China International Import Expo: HUI Maori Collective launched in New Zealand to promote trade with China
Updated 15:16, 20-Oct-2018
A group of indigenous Maori food producers in New Zealand has launched a new export collective. The group plans to head to Shanghai for the China International Import Expo in November. The HUI Maori Collective has received government support to sell a range of high quality foods and beverages. They're also hoping to tap into cultural similarities between the Maori and Chinese people. Owen Poland tells the story from Wellington.
Traditional Maori singing wafted through Wellington's distinctive 'Beehive' Parliament buildings to celebrate the official launch of the HUI Maori Collective.
Eleven Maori businesses have joined forces to export wine, manuka honey, fruit bars and a soft drink to China, and they're supported by a Government that wants to promote trade.
DAVID PARKER NEW ZEALAND MINISTER FOR TRADE AND EXPORT GROWTH "The brand values of the HUI Maori Collective are underpinned by the standards of integrity of you as people but also the integrity of your products."
That integrity has seen the Collective become the first coalition of exporters to join the Government's Food Trust Framework which guarantees that products are high quality, authentic - and safe.
STEVE BIRD HUI MAORI COLLECTIVE MEMBER "We need people to understand that we're the real deal, we're genuine, we're Tangata Whenua, the people of the land."
Products from the HUI Collective will be sold on China's Tmall Global website which represents another breakthrough for Maori exporters.
NANAIA MAHUTA NEW ZEALAND MINISTER FOR MAORI DEVELOPMENT "For the very first time we can enter into the modern world of e-commerce in ways that continue to derive benefit to those businesses, yes."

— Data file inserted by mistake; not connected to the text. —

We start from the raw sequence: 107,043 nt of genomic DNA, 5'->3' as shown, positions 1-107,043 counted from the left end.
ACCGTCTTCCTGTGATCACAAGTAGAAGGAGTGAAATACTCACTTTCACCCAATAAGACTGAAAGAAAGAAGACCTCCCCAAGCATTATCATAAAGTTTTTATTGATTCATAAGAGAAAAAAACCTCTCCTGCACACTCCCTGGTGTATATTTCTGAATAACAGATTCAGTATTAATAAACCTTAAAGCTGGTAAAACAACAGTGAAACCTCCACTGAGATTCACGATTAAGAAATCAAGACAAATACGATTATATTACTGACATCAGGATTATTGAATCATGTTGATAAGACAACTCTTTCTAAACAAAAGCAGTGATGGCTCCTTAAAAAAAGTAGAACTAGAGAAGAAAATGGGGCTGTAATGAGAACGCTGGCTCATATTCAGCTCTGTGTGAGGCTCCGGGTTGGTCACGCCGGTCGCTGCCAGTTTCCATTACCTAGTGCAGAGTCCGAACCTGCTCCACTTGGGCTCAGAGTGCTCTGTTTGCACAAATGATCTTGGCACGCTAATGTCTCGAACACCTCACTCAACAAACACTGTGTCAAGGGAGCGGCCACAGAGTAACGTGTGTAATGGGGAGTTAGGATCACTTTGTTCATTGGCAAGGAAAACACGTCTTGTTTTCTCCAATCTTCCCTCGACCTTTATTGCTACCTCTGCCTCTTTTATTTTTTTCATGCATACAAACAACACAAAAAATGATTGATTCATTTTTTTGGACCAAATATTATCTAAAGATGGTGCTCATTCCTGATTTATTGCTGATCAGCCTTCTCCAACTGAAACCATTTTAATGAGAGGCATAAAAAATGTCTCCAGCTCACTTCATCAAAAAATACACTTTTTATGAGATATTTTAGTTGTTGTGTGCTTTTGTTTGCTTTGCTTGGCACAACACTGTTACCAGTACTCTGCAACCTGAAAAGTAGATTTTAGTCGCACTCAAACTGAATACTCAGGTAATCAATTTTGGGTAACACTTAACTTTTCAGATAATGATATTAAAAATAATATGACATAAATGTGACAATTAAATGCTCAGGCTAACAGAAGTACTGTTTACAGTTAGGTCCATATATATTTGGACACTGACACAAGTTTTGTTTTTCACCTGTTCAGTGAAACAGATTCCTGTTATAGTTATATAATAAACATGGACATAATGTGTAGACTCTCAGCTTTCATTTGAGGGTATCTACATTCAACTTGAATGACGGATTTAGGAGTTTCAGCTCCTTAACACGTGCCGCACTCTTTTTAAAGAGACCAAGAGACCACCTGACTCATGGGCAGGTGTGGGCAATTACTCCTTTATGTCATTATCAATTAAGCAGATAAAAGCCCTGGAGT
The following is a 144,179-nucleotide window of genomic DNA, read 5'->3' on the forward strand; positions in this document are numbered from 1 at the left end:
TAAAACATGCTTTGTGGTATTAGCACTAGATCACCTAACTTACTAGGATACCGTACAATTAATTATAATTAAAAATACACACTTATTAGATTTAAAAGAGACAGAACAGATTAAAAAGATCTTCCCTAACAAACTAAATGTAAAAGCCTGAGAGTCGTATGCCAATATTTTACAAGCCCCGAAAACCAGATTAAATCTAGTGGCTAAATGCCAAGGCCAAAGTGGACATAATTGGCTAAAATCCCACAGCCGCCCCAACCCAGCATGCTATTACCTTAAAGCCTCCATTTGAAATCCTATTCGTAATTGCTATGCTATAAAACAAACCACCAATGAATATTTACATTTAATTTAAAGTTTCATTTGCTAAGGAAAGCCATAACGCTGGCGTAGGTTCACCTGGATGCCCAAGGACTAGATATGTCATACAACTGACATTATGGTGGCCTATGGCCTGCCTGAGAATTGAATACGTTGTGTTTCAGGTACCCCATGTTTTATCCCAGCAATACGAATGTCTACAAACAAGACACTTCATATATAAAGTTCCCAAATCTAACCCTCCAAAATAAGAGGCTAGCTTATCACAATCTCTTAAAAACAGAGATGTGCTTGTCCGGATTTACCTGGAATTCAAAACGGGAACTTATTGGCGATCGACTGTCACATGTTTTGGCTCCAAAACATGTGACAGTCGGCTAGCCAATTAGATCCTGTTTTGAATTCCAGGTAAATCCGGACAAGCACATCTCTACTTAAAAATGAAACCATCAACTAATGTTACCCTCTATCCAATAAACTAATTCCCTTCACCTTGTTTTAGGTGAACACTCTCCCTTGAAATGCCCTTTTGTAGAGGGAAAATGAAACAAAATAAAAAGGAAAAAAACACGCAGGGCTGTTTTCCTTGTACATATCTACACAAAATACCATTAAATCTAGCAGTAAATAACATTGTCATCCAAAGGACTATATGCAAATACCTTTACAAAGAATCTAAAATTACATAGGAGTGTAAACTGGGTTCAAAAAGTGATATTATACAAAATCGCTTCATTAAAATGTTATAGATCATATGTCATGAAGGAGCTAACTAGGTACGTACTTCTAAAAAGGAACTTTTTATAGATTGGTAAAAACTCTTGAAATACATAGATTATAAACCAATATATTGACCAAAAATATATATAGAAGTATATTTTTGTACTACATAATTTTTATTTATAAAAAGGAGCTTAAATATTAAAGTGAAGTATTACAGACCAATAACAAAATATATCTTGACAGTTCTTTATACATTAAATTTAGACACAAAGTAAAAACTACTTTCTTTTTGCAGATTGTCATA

OWEN POLAND WELLINGTON "The Maori collective chose the word HUI because, amazingly, it has a common meaning of meeting or coming together in both the Maori and Chinese languages. And the 'U' in the middle symbolizes a traditional Maori food basket."
The two cultures also share similar values around family life and long-term goals which the Collective hopes will strengthen their connection with Chinese consumers.
HAYDEN JOHNSTON HUI MAORI COLLECTIVE CHAIRMAN "I'd like to think that we understand each other in a better way, and if that results in a competitive advantage then that's great."
The Government also hopes the Collective will boost New Zealand's international brand status.
NANAIA MAHUTA NEW ZEALAND MINISTER FOR MAORI DEVELOPMENT "The more that we can ensure that New Zealand gains advantage from what Maori contributes to that brand, but also to the economy, the more that we will all benefit."
And while the four winemakers in the Collective are sometimes fierce competitors, being in a coalition with family values gives them greater strength.
STEVE BIRD HUI MAORI COLLECTIVE MEMBER "There's a free flow of knowledge that goes between each of the members that perhaps large multi-national corporations wouldn't share. But we're family, we're brothers, we're sisters, we're cousins."
The next stop for the HUI Collective is Shanghai where they'll join a strong New Zealand representation at the China International Import Expo. Owen Poland, CGTN, Wellington.